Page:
No matter when or where, people are always surrounded by sounds produced by themselves or the environment. They perceive them with a very sensitive hearing device: people hear. The ear transforms mechanical impulses into electrical impulses and transmits them to the brain, which enables people to “think and experience” the sound, understand it and ascribe it a meaning: people listen. Hearing is a combination of very complex neurophysiological processes, which occur in every person but are also closely connected to people’s narrower social and broader cultural context. Western European civilisation, which began in ancient times, neglects listening. Instead it favours sight, which is believed to be a more “reliable and objective” sense. Consequently, it privileges written language. In the language itself, we can find numerous metaphors which emphasise the visual orientation of the Western European culture. There are numerous collocations related to the eyes and the sight (light), which actually designate thought processes: for example, to highlight a problem, to look for a solution, to get insight into relations, to enlighten people. Literacy – the visual perception of the language – is also considered a symbol of education.
For human beings, one of the most important sounds is the one they create themselves with their vocal chords. Sound researcher Stephen Handel says that “the human voice is a beautiful and unusual instrument that flatters, irritates, seduces, betrays, squeals, grumbles, complains, whispers, screams, speaks, sings.” It creates emotional closeness with the environment and gives people energy.
In the development of linguistic communication, listening is the first and fundamental activity, on which other activities depend, especially speaking and reading, and even writing.
When we listen to someone speak, it is not only about understanding the language, getting to know the world and oneself, but also about creating relationships with other people. And relationships are essential for success at work and for personal happiness. Listening is thus the foundation for literacy and, in the broader sense, for education. However, we rarely devote ourselves to listening. On the one hand, we strive for reading literacy and establish rhetoric and writing clubs and schools. On the other, listening, although an essential part of linguistic communication, remains neglected.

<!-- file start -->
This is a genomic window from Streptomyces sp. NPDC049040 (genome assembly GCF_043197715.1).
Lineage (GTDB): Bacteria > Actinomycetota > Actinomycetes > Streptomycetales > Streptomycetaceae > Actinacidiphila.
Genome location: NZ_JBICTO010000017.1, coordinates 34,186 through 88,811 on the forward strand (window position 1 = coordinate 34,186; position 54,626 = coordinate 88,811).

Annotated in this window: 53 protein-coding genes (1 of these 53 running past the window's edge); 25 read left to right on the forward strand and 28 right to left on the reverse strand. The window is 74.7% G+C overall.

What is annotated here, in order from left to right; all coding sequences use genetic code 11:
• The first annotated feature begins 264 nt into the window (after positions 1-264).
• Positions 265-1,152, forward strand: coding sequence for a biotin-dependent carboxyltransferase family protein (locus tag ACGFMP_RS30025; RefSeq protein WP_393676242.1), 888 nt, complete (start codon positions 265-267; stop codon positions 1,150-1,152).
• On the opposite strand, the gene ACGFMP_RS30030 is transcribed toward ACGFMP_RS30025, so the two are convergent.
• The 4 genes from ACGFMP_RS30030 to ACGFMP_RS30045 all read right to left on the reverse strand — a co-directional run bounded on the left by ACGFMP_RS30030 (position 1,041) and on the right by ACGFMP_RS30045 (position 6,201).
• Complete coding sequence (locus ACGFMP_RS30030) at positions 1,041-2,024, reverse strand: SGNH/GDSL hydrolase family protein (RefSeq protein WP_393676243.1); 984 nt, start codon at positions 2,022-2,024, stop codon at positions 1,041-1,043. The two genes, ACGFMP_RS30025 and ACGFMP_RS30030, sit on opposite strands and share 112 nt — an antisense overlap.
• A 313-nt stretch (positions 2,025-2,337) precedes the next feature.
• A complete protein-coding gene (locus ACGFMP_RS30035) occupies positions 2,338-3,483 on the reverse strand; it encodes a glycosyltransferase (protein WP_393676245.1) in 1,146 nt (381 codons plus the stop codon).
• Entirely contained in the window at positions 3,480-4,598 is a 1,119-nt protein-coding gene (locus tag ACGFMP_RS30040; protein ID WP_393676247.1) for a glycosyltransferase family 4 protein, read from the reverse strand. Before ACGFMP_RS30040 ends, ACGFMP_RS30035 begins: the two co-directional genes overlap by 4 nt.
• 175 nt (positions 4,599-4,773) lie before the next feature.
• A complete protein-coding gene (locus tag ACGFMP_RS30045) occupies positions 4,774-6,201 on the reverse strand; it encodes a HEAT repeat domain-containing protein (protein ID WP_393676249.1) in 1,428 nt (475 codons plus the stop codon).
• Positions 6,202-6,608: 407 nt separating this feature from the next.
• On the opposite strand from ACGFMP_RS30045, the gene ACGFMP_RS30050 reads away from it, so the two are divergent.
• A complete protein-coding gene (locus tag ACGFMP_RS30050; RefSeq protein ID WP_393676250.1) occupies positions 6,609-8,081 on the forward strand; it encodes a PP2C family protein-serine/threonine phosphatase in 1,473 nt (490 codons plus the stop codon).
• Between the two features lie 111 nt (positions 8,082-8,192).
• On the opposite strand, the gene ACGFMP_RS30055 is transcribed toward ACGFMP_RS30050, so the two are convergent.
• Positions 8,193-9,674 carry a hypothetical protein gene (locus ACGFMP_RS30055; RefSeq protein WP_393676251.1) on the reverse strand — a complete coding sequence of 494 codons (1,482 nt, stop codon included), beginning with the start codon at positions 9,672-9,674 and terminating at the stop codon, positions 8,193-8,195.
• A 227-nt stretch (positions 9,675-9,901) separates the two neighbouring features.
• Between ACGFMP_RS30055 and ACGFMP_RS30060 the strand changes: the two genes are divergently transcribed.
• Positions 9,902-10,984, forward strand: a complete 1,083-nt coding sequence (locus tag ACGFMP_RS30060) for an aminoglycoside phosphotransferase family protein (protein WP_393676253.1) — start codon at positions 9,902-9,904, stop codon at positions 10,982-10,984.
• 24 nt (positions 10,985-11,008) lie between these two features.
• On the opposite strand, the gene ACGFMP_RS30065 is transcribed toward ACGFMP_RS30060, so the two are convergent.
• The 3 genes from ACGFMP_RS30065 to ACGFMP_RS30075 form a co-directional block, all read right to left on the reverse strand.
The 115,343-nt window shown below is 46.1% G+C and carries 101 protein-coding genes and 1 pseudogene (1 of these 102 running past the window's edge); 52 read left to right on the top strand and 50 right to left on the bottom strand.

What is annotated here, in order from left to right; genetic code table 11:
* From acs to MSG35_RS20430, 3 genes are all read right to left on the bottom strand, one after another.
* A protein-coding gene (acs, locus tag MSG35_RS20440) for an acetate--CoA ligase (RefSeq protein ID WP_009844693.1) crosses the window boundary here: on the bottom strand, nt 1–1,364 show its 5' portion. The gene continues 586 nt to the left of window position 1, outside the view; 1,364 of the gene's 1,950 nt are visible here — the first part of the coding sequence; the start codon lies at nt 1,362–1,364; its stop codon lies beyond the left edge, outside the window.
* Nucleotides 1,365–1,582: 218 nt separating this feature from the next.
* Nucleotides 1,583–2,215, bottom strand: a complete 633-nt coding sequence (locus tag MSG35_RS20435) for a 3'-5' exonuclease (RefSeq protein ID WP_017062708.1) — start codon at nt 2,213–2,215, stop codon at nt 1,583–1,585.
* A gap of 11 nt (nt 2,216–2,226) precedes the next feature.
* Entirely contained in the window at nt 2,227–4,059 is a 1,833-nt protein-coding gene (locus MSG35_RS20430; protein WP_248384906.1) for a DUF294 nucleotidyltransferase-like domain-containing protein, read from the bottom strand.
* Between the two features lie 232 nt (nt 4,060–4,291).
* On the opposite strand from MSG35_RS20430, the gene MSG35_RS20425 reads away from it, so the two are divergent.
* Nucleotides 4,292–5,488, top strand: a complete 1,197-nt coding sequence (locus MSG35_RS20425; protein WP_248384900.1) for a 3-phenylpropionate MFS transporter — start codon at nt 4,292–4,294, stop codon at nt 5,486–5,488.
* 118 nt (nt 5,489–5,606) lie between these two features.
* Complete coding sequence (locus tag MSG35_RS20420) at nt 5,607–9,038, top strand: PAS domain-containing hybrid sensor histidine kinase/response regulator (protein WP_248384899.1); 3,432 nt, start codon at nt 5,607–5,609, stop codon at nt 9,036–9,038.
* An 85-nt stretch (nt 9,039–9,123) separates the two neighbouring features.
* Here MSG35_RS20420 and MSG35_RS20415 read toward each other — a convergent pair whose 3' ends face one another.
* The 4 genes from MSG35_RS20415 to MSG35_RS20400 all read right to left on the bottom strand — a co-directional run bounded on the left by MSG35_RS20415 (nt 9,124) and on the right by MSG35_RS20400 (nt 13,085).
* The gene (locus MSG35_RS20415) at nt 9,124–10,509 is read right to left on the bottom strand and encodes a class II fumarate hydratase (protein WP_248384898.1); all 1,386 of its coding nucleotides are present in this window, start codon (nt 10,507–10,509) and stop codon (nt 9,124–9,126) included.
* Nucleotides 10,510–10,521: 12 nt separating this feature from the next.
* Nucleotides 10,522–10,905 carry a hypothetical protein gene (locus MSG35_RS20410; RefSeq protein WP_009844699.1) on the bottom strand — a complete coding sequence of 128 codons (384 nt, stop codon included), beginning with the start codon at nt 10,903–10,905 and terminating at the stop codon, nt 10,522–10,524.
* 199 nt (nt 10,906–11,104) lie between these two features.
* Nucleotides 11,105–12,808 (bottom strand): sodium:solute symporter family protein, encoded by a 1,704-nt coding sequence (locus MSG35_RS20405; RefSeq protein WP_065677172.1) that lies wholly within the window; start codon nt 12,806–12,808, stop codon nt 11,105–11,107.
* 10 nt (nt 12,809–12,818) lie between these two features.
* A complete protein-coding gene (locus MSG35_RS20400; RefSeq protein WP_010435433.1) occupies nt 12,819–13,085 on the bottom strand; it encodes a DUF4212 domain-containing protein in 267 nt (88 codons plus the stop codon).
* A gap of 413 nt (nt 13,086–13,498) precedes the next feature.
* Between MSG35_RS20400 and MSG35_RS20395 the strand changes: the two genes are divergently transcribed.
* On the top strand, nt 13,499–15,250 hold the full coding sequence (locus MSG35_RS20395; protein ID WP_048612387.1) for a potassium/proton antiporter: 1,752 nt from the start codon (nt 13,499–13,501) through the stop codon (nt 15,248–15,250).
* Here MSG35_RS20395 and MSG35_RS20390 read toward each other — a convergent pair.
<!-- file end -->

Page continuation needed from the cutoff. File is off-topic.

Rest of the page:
Being listened to is a basic need which enables people to realise themselves as people – social beings that want to be accepted and acknowledged.
In spite of the fact that people have a strong need to be listened to, the majority only wants to speak. Every day we find ourselves in situations where we are supposed to listen but we do not do so because we do not have the time, the will, or the desire. We are concerned with our goals, plans and expectations, as well as with difficulties and problems. The first group – goals, plans and expectations – cause us to listen and hear selectively, which means that we only hear things that are in our frame of thought, confirm our expectations and help us achieve our goals. The second group – difficulties and problems – create inner noise, which prevents us from focusing on other people and listening to them. The greatest concern is that we are not aware of our listening behaviour and its consequences for our life. This is the reason for numerous complaints regarding partners not listening to one another, children not listening to their parents and teachers and vice versa, managers not listening to their colleagues, and politicians not listening to their electors.
Adults are generally bad listeners and do not take responsibility for communication.
Communication is not only the speaker’s responsibility, but also the listener’s. Each of them should assume at least half of the responsibility, or better yet 51% to ensure mutual understanding and agreement. Listening skills are taught by example (if we are not attentive to listening, we do not develop it consciously), so we should not be surprised if children do not develop good listening habits. Similarly, we should not be surprised if teachers think that they are good listeners and that the students are the ones who do not listen to them.
It is a mutual relationship with moral dimensions. Studies suggest that children whose mothers are good listeners are better listeners themselves. The same applies to teachers. Those who are good listeners are more successful in their work: the students trust them and achieve better studying results. Unfortunately, there is a general shortage of listeners in this fast-paced, nanosecond, technological world. We do not have the time or the patience for listening, which appears to be a too slow activity, but at the same time we crave it. That is why social computers of the newest generation are appreciated for their partial ability for empathic listening.